The Night Shift

Contributed by on 23/05/09

I keep hearing footsteps. Every corridor I walk down, every corner I turn, I can hear them. But there is never anyone there. Sometimes, I see a figure out of the corner of my eye, then turn quickly and it’s gone. I tell myself it’s paranoia from spending so much time alone, but I can’t seem to shake the feeling that there is someone else there, watching me. Waiting. But for what?

***

I work at the Teacup Museum. It’s called the Teacup Museum, but it also houses mugs, saucers and teatrays. I’m on the night shift, which suits me down to the ground, even though I originally applied for a job as a visitor assistant. I explained about my “condition” in the interview – I had to really as it’s the reason I was fired from my previous job – and they said they were also looking for a nightwatchman and would I be interested. I said yes, I would be very interested, and they gave me the job there and then.

My “condition” is DSPS, Delayed Sleep-Phase Syndrome (yeah, you’d think someone might have come up with a better name) and it’s the reason I failed my exams (all of them), the reason I’ve been sacked from nearly every job I’ve ever had, and the reason I’m a rubbish person to go on holiday with.

For years, everyone thought I was just lazy and unreliable. I would tell people I had insomnia and they’d tell me to go to bed earlier, cut out caffiene, exercise more. I tried all of these things, and many more besides, but nothing worked. I could get up at six am, exhausted after two hours sleep, but by the time I went to bed again at ten pm I would find myself wide awake and unable to get to sleep until well after midnight.

It’s like my body clock is the wrong way round, which can be difficult to explain. Most people just look at you oddly and then tell you to go to bed earlier. The things is, pushing your body clock back is virtually impossible. You can push it forward, using chronotherapy, but it takes at least two weeks to complete a full cycle and is incredibly difficuly to maintain. Miss one day and you’re back to where you started from. In basic terms, living a “normal” life with DSPS is akin to having permanent jet lag.

I battled with mine for years. My mother would have to wake me every day for school and I often fell asleep in class. When I started work I would set at least three alarm clocks every morning, and I often slept through those. The longest I ever stayed awake was three and a half days, after which I passed out through sheer exhaustion and slept for fourteen hours.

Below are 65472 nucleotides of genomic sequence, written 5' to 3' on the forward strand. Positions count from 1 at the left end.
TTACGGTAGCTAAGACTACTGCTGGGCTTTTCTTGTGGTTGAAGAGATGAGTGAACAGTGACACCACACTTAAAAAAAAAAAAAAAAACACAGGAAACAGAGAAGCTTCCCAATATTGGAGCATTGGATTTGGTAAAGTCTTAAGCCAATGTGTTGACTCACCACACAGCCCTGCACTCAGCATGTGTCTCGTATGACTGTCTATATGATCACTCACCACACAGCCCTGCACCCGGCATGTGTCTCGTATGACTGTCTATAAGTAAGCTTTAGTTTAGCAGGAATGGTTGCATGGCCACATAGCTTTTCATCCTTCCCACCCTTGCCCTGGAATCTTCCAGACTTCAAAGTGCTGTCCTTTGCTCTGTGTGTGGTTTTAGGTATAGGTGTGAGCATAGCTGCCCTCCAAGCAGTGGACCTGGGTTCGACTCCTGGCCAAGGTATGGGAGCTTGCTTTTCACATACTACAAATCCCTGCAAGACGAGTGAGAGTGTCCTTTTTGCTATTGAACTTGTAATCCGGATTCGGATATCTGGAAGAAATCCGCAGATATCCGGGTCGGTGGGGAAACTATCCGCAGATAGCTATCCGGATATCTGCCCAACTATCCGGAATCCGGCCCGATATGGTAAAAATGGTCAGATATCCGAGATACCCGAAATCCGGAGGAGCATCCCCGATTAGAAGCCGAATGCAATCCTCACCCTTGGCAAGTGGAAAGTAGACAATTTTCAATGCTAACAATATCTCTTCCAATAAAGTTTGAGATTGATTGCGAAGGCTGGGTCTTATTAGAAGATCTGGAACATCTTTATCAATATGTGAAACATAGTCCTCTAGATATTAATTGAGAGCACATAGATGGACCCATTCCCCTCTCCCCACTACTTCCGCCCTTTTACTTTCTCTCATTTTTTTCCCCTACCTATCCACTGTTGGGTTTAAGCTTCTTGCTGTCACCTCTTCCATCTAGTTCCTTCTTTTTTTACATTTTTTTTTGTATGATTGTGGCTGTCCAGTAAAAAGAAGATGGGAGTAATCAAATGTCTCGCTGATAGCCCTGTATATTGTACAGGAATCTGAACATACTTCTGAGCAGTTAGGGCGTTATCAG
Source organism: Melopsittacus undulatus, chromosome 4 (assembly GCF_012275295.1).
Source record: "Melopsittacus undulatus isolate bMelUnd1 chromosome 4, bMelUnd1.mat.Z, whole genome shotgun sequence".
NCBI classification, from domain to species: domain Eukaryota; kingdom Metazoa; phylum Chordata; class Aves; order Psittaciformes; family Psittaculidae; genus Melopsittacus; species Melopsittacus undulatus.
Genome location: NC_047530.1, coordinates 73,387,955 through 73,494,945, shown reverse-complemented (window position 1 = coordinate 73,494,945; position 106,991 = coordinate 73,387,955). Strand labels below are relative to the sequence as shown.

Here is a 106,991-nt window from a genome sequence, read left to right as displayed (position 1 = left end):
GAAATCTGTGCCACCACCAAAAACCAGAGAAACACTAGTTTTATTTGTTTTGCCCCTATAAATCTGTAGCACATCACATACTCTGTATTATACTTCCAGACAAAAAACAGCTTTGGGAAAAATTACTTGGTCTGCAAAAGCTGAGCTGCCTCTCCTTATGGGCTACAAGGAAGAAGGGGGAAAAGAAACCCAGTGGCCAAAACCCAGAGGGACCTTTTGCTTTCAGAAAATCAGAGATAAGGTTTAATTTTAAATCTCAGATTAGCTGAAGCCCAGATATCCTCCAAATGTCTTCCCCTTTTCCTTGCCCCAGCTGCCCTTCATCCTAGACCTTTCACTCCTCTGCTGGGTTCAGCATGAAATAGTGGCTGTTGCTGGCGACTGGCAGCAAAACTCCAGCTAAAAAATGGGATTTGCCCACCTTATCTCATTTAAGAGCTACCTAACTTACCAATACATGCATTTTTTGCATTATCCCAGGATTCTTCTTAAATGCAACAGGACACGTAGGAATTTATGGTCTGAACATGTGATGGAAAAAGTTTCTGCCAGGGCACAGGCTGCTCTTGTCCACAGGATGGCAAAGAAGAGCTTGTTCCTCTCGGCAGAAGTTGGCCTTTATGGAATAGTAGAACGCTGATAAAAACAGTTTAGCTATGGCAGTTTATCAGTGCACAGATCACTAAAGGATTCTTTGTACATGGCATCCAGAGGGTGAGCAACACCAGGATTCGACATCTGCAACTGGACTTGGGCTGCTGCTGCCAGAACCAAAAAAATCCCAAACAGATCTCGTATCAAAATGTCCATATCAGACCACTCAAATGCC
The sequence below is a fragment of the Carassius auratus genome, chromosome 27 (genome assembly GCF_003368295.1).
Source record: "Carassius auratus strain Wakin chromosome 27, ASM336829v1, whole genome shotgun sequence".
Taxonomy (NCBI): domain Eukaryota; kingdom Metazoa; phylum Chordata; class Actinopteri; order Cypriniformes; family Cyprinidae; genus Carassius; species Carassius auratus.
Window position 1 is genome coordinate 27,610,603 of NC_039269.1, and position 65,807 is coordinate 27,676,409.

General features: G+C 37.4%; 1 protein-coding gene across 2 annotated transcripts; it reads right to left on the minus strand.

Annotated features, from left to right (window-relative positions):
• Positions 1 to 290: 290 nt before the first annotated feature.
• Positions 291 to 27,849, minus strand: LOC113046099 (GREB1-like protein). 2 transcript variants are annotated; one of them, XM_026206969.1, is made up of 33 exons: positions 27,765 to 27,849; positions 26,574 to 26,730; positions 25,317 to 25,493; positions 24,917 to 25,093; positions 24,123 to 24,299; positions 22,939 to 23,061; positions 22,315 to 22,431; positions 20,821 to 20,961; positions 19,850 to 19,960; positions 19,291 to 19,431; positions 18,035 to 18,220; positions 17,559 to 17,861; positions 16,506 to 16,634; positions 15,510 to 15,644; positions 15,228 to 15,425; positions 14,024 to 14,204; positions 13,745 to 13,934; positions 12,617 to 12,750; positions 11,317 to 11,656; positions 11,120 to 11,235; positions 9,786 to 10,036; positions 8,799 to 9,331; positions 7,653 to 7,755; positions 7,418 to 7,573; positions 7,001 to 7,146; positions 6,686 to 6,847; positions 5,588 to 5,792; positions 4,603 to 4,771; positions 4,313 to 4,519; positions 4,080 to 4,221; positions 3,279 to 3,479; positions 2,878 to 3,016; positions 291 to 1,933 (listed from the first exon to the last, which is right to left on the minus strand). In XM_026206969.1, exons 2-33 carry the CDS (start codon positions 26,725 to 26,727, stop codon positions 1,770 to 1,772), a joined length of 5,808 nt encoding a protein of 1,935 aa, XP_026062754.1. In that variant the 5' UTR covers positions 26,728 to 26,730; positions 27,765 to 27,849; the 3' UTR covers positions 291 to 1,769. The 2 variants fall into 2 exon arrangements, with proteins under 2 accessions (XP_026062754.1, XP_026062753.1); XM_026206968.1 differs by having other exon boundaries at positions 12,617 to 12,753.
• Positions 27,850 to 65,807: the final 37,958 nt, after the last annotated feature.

Anyway, the night shift seemed like the perfect solution. So on my first day, I went to bed at seven am, got up at 3pm, then left  to start my new job at the museum at eight. My shift was nine pm to five am and the museum was open  from nine am until seven in the evening. The daytime security guards worked in shirts between five am and nine pm and they were the only people I ever saw coming and going. I think they thought I was a bit strange, but I was used to that.

My first week went smoothly. It was a boring job but I could take books and puzzles to help pass the time. I wasn’t nervous about being on my own, despite all the stories. Because they were just that. Stories. Made up to scare anyone who happened to be alone in the museum at night. It was silly really. I mean, what could be scary about a teacup museum? As the weeks passed though, I began to think about these stories more and more. I began to wonder why the previous nightwatchman had left so suddenly. Had something happened to make him leave? Perhaps it wasn’t the best job for me after all, all that time alone in a big empty building, with no one to talk to.

***

I am on my last patrol of the night. I am walking along the darkest, coldest corridor in the museum when my torch flickers and then goes out. I swear and click the switch on and off several times, but there is no light. I stand there, blinking until my eyes begin to adjust to the dark. I put my arms out in front of me and walk slowly forwards. After what seems like a long time I reach the end of corridor. I put my hand out and touch what feels like a door handle. But there is no door there. I’ve been down this corridor enough times to know that where I am standing now there is nothing but a blank wall. I turn the handle slowly and push the door open. I take a step forward. There is a rush of cold air and the door shuts behind me. I can’t see anything, but I can hear footsteps. The footsteps go up and down, up down, like someone pacing. I stay very still. Waiting.

 

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